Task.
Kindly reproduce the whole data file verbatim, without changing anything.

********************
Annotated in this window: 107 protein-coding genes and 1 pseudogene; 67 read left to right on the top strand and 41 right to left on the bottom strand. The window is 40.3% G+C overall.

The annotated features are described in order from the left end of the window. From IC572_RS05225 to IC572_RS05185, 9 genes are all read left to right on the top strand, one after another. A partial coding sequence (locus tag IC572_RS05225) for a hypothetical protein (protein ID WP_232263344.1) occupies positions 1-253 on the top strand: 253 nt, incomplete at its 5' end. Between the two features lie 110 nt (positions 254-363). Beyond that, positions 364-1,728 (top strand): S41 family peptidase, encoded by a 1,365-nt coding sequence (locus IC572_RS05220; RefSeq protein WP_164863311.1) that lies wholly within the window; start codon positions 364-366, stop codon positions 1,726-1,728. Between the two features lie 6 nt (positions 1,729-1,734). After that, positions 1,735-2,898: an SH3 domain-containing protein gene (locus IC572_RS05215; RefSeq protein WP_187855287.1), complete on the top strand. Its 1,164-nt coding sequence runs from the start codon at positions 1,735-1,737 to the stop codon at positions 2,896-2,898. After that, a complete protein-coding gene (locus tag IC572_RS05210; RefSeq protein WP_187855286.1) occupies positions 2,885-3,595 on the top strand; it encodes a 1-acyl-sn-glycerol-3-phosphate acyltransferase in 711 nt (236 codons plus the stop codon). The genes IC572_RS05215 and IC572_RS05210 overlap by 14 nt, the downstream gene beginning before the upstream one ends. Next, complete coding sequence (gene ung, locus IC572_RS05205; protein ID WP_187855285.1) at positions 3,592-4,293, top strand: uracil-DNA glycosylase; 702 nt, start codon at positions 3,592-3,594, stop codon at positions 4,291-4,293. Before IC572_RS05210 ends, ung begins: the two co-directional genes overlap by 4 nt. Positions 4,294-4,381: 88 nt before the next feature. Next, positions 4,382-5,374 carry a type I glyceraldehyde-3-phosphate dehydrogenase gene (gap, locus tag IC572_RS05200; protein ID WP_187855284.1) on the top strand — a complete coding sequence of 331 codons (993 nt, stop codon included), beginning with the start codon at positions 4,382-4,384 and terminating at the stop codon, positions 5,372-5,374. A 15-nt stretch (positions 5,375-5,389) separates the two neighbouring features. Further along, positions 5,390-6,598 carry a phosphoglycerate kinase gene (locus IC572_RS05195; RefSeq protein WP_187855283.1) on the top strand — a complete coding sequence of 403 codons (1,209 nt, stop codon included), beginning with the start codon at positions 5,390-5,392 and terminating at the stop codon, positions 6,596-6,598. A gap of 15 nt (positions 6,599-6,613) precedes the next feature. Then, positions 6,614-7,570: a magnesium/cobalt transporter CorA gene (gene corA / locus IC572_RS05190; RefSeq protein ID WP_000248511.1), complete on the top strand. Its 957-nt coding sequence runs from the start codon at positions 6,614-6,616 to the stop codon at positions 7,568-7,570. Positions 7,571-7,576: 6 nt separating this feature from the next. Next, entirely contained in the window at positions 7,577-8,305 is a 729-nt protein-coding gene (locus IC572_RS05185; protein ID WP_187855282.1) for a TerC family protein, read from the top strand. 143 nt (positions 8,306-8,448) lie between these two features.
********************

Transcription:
Annotated in this window: 107 protein-coding genes and 1 pseudogene; 67 read left to right on the top strand and 41 right to left on the bottom strand. The window is 40.3% G+C overall.

The annotated features are described in order from the left end of the window. From IC572_RS05225 to IC572_RS05185, 9 genes are all read left to right on the top strand, one after another. A partial coding sequence (locus tag IC572_RS05225) for a hypothetical protein (protein ID WP_232263344.1) occupies positions 1-253 on the top strand: 253 nt, incomplete at its 5' end. Between the two features lie 110 nt (positions 254-363). Beyond that, positions 364-1,728 (top strand): S41 family peptidase, encoded by a 1,365-nt coding sequence (locus IC572_RS05220; RefSeq protein WP_164863311.1) that lies wholly within the window; start codon positions 364-366, stop codon positions 1,726-1,728. Between the two features lie 6 nt (positions 1,729-1,734). After that, positions 1,735-2,898: an SH3 domain-containing protein gene (locus IC572_RS05215; RefSeq protein WP_187855287.1), complete on the top strand. Its 1,164-nt coding sequence runs from the start codon at positions 1,735-1,737 to the stop codon at positions 2,896-2,898. After that, a complete protein-coding gene (locus tag IC572_RS05210; RefSeq protein WP_187855286.1) occupies positions 2,885-3,595 on the top strand; it encodes a 1-acyl-sn-glycerol-3-phosphate acyltransferase in 711 nt (236 codons plus the stop codon). The genes IC572_RS05215 and IC572_RS05210 overlap by 14 nt, the downstream gene beginning before the upstream one ends. Next, complete coding sequence (gene ung, locus IC572_RS05205; protein ID WP_187855285.1) at positions 3,592-4,293, top strand: uracil-DNA glycosylase; 702 nt, start codon at positions 3,592-3,594, stop codon at positions 4,291-4,293. Before IC572_RS05210 ends, ung begins: the two co-directional genes overlap by 4 nt. Positions 4,294-4,381: 88 nt before the next feature. Next, positions 4,382-5,374 carry a type I glyceraldehyde-3-phosphate dehydrogenase gene (gap, locus tag IC572_RS05200; protein ID WP_187855284.1) on the top strand — a complete coding sequence of 331 codons (993 nt, stop codon included), beginning with the start codon at positions 4,382-4,384 and terminating at the stop codon, positions 5,372-5,374. A 15-nt stretch (positions 5,375-5,389) separates the two neighbouring features. Further along, positions 5,390-6,598 carry a phosphoglycerate kinase gene (locus IC572_RS05195; RefSeq protein WP_187855283.1) on the top strand — a complete coding sequence of 403 codons (1,209 nt, stop codon included), beginning with the start codon at positions 5,390-5,392 and terminating at the stop codon, positions 6,596-6,598. A gap of 15 nt (positions 6,599-6,613) precedes the next feature. Then, positions 6,614-7,570: a magnesium/cobalt transporter CorA gene (gene corA / locus IC572_RS05190; RefSeq protein ID WP_000248511.1), complete on the top strand. Its 957-nt coding sequence runs from the start codon at positions 6,614-6,616 to the stop codon at positions 7,568-7,570. Positions 7,571-7,576: 6 nt separating this feature from the next. Next, entirely contained in the window at positions 7,577-8,305 is a 729-nt protein-coding gene (locus IC572_RS05185; protein ID WP_187855282.1) for a TerC family protein, read from the top strand. 143 nt (positions 8,306-8,448) lie between these two features.